Peg Robertson is a teacher who recently announced she will refuse to administer the PARCC test to her students in Aurora, Colorado. See her announcement below as printed in The Washington Post.
Peg is also the administrator for the organization United Opt Out. You can read more about the Opt Out movement in other states here: http://unitedoptout.com/
Since Peg made her announcement she heard from many teachers. Here is a response she sent to me today.
Posted: 19 Oct 2014 04:51 PM PDT
I am getting many requests from teachers who are privately asking me, how do we move forward to refuse to administer high stakes tests? How do support opt out? What can we do? How can we resist?
Teachers across this nation are recognizing that we are at the tipping point. It's now or never - which is why I refused to administer the PARCC. I have nothing left to lose - I believe that if we don't fight back now - and fight back hard - our profession will be gone in ten years. But please remember, refusing to administer the PARCC is only one strategy. And it could be a great strategy for retiring teachers or teachers simply willing to take that risk. However, there are many tactics - and each of us have to find what works for us. My blog on Resisting from Within might be useful to my fellow teachers in the trenches.
Also, our (UOO's) Call for Support from the Unions at our website, www.unitedoptout.com, might be a post that teachers could pass along to their locals. Florida has already taken action - in great contrast to Colorado where CEA discouraged teachers from sharing opt out information directly. All of us here in Colorado will continue to push forward - you can count on that :)
If you are working in a state in which your local and state are not supporting your efforts to take action to save public schools, I recommend forming a caucus. The caucus we created here in Colorado is an informal caucus, so we are not required to jump through any hoops. See here: co.rave.org. If you are interested in learning more about our caucus and how we created it, please join our FB page and we will be happy to help.
Next, I recommend finding ways to educate teachers. Educate. Educate. Educate. My local, Aurora Education Association, asked me to write an article for our last newsletter. Here is the article. Feel free to take it and use it however it might support your efforts:
This year is a big year for public education. Our students will be required to take the PARCC test, a test that is predicted to fail 70% of our students. I have grave concerns about this test and the ultimate harm it will cause for our children, our profession, our schools and our communities. It is clear that this test will increase the speed with which our public schools are being privatized. PARCC is not just any test – it is a test that was specifically designed to test our national Common Core standards, in order to streamline dataefficiently, while allowing profiteers to cash in on the 800 billion dollar K-12market .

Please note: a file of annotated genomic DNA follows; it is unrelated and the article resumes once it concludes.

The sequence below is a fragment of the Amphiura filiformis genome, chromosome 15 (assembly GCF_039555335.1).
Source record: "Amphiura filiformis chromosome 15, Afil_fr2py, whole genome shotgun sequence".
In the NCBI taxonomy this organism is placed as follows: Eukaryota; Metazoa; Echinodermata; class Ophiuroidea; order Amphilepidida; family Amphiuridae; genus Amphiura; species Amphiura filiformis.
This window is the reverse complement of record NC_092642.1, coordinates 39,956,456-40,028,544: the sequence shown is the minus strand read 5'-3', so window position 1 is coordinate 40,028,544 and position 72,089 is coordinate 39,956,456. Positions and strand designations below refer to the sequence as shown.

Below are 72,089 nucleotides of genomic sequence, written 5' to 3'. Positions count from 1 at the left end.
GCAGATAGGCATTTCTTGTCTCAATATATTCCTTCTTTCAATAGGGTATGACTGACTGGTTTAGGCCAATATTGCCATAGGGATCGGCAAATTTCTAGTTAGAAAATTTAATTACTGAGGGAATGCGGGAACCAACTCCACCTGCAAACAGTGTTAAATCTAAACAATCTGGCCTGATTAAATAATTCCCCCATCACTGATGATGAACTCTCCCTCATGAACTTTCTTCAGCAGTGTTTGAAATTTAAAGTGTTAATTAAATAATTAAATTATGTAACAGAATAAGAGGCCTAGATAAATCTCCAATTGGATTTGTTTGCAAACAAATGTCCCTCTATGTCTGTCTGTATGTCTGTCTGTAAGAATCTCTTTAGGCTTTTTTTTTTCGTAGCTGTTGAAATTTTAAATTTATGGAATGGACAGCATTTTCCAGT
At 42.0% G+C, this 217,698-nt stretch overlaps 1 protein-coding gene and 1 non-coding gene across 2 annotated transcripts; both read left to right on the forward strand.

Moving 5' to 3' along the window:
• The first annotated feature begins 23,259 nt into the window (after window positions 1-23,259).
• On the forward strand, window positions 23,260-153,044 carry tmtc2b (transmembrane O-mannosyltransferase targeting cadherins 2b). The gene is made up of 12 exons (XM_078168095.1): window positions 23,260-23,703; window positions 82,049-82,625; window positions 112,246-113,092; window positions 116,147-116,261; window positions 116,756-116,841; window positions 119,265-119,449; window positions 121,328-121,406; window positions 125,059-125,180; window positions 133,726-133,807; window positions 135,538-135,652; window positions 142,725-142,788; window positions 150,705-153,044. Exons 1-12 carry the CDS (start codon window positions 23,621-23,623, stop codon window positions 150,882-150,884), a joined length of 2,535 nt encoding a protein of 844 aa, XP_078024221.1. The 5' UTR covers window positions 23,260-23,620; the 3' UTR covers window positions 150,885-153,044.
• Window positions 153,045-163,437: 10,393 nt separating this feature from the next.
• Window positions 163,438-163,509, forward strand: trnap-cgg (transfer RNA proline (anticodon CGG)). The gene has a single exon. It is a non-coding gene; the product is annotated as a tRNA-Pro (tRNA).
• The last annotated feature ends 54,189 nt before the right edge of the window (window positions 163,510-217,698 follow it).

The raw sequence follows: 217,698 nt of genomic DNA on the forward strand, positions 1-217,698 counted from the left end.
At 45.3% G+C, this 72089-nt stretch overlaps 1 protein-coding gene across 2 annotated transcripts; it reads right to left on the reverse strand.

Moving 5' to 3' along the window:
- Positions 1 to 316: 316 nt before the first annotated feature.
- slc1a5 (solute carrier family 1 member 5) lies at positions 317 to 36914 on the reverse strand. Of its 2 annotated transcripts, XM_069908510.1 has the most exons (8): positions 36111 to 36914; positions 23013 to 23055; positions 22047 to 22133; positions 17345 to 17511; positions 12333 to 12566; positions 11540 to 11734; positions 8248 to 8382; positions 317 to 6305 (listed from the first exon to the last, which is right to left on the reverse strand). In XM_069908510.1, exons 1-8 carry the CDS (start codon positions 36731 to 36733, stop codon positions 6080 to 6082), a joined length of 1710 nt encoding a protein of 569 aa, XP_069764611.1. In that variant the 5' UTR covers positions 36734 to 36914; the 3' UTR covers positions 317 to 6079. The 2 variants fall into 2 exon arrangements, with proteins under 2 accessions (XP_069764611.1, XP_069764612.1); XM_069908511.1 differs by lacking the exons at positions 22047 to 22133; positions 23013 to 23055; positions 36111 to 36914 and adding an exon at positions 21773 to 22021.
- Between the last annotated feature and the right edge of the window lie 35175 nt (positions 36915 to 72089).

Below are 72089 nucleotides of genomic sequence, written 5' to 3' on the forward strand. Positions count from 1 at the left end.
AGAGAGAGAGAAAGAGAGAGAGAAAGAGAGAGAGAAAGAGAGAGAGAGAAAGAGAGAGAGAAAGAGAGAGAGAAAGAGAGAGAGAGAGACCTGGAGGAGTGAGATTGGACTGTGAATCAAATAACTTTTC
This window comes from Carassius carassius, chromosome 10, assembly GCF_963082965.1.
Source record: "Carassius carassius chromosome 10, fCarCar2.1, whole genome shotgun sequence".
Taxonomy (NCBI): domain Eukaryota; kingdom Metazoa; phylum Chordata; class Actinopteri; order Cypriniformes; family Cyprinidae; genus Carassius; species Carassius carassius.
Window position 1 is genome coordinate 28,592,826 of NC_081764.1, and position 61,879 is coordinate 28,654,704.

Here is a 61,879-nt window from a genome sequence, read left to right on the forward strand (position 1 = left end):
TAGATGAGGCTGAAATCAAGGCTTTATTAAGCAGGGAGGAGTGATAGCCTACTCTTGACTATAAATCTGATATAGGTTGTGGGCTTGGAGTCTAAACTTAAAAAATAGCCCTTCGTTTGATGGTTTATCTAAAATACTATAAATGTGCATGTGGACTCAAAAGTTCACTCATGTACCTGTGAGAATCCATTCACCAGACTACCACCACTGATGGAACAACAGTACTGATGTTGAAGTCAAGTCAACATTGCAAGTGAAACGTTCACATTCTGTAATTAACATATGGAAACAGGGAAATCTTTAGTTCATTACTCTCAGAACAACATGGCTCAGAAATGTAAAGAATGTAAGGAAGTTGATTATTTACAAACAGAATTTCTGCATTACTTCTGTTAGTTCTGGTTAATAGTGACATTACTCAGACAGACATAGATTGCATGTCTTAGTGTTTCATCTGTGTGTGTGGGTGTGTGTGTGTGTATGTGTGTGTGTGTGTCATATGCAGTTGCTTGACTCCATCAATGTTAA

When we look at the big picture - the historybehind the Common Core standards, the developmentally inappropriatenessof the Common Core standards, the fact that the standards are copyrighted, and finally, the fact that these standardswere not created using a democratic process, we must question -whose interests are being met by the implementation of these standards? We must questionthis as we watch our schools become immersed in new CC curriculum, testing and technology for testing.
As a teacher, first, I must do no harm. I believe this test will be harmful– and especially harmful to children who live in poverty, children with exceptional needs, children who have anxiety, depression, children who are hungry, sick, and tired. I believe that it is ethically wrong to administer this test. As a result, I have refused to administer the PARCC and I will continue to support parents as they refuse to allow their children to take these high stakes tests. I am thankful to have AEA standing by my side as I take this risk. It is time to create a larger conversation – as educators – about what we know is best for children. We should be leading this conversation. It is time to take action.
I hope this helps. I felt a need to post this in an effort to respond to the many teacher emails I am receiving. Solidarity to all of you.
And onward we push,
Colorado teacher: ‘I refuse to administer the PARCC’ Common Core test to my students
Peggy Robertson is an educator in Aurora, Colo., who has been a sharp critic of high-stakes standardized testing. Robertson, a teacher and literacy coach, has taught in elementary schools in Missouri, Kansas and Colorado, and spent several years training teacher leaders and administrators in educational theory and practice. She is a co-founder of United Opt Out, a national organization advocating for the rights of parents to opt their children out of standardized tests and against the privatization of public education. She blogs at pegwithpen.com as well as at www.corave.org, where a version of this post appeared.
In this post, Robertson explains why she has decided to refuse to administer what is known as the PARCC test, a Common Core-aligned test being designed by one of two multi-state consortia that are working with $360 million in federal funds to create new standardized exams. PARCC refers to the official name of the consortium, which is the Partnership for Assessment of Readiness for College and Careers.
Robertson is one of a small but seemingly growing number of teachers who have decided to refuse to administer standardized tests to their students and who have come out publicly explaining why. A Florida teacher recently wrote a letter posted on Facebook to the parents of her students explaining why she was refusing to give a particular test to her kindergarteners, and a few days later, the Florida Education Department suspended the test (although it didn’t mention the teacher in its announcement).
It is risky for teachers to refuse to administer a mandated test; they can lose their jobs. But some are doing it anyway as a protest against the number and importance of standardized tests in today’s education reform.
Here is Robertson’s letter addressed to the “citizens of Colorado.”
Citizens of Colorado, I address this letter to you, because you are my community, my people. You have the power to shift the momentum in our public schools, where our students are increasingly being taught to the test under the intense high-stakes conditions created via Race to the Top.